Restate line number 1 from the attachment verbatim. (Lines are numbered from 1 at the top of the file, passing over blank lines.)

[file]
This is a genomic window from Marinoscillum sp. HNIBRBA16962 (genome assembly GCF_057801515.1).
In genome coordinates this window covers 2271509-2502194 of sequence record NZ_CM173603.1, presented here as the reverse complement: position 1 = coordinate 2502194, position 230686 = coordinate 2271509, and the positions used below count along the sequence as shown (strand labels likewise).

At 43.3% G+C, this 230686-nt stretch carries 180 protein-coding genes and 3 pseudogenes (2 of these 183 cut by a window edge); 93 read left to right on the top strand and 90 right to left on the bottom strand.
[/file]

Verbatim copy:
This is a genomic window from Marinoscillum sp. HNIBRBA16962 (genome assembly GCF_057801515.1).